The hiring process can sometimes be long and anxiety-laden for both the candidate and hiring manager. The candidate thinks: do they like me? Am I on the short-list of candidates? Will they ask me to move on to the next round? The hiring manager thinks: will this candidate be able to perform this role? Are they a good cultural fit for the company? Will they accept the offer if we were to extend it to them?
These questions sometimes aren’t all answered until a hiring decision has been made, however, speaking to a candidate’s references can offer perspective and insight into a candidate that the hiring manager might otherwise not get just by speaking to the candidate directly. For this reason, candidates should be careful when selecting references to present to either a hiring manager or recruiter.
It is customary to have a former supervisor or coworker agree to serve as a reference for you before you distribute their contact information. This allows them to be prepared when being contacted by a prospective employer on your behalf but it also gives them time to think and bring memories of you and your work to the forefront of their mind.
Having someone agree to serve as a reference largely ensures that they will speak positively of you and want the best for you and your career trajectory. However, you should still give careful thought to who you want representing your work, knowledge and skills. A lukewarm reference, while not terrible, won’t put you a notch ahead of another candidate of equal standing that supplied spectacular references. Also, a reference from so far in your past will have the safe effect. While not a deal-breaker, this might bring up more questions than reassurances for the hiring manager, such as: why didn’t the candidate supply a person from the recent past? Is there a reason the candidate went so far back in their job history? Has their work or temperament shifted?
The Icing on a Cake
Reference checks and conversations can be viewed like the icing on a cake. Usually by the time a hiring manager or recruiter speaks with a candidate’s references, an opinion has already formed of the candidate based on their resume, cover letter and direct conversations with them. Maybe writing samples have also been provided and they’ve met multiple members of the team. Now, the references come in and solidify an already favorable opinion of a top candidate.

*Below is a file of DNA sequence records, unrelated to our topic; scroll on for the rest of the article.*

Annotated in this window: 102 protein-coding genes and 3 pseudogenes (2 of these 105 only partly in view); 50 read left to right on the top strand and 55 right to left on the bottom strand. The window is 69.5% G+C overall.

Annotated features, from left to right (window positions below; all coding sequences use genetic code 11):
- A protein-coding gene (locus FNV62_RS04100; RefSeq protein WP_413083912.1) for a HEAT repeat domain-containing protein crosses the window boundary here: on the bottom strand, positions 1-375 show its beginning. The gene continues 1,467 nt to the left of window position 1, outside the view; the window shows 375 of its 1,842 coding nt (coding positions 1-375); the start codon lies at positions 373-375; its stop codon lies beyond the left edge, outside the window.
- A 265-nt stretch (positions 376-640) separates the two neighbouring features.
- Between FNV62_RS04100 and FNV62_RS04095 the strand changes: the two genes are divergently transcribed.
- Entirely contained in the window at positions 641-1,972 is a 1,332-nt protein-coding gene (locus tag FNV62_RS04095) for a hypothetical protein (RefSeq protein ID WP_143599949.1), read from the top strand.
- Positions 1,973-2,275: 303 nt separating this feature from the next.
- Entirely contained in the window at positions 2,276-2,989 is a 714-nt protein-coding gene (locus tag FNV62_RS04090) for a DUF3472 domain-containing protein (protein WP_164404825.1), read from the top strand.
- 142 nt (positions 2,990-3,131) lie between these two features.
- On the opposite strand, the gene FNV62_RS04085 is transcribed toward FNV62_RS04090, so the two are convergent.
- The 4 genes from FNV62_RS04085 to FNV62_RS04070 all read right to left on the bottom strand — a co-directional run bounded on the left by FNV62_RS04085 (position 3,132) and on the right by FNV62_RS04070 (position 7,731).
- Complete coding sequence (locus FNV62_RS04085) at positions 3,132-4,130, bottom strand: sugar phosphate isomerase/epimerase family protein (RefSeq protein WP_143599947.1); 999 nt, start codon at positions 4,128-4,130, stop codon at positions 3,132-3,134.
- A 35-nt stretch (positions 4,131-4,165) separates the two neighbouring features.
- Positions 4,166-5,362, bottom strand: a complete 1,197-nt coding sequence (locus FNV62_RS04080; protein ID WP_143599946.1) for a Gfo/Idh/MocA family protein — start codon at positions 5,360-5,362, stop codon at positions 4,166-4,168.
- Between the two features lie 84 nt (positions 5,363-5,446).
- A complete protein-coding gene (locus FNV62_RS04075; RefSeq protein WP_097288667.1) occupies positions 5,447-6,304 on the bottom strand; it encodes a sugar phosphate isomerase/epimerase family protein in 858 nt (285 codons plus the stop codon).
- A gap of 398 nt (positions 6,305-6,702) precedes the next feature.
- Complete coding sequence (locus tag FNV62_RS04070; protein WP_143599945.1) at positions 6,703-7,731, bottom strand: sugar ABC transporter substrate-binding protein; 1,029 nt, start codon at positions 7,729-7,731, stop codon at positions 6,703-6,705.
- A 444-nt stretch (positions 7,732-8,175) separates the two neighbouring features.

Worst Case Scenario
Instead of being the icing on a cake, reference checks could also be a bad litmus test of a candidate, if not handled properly. If a candidate passed along reference contact details thinking it was just a formality and didn’t take the time to touch base with the reference and that person either didn’t want to serve as a reference or spoke negatively of the candidate, this candidate’s chances of getting offered the job are slim to none. This scenario applies to recruiters as well as direct hiring managers. If a candidate is working with a recruiter and the recruiter (or HR representative of the staffing agency) has a negative conversation with a reference, the odds are good that the recruiter will not want to represent this candidate for a job.
A positive benefit of having conversations with people you would like to serve as references is that you get to keep in touch with people that have either shaped or been a part of your career journey. If you used to interact with someone during every business day, both of you would enjoy updating each other on your professional life.
Reference checks are an important piece of the hiring puzzle and one that should be given adequate thought and attention.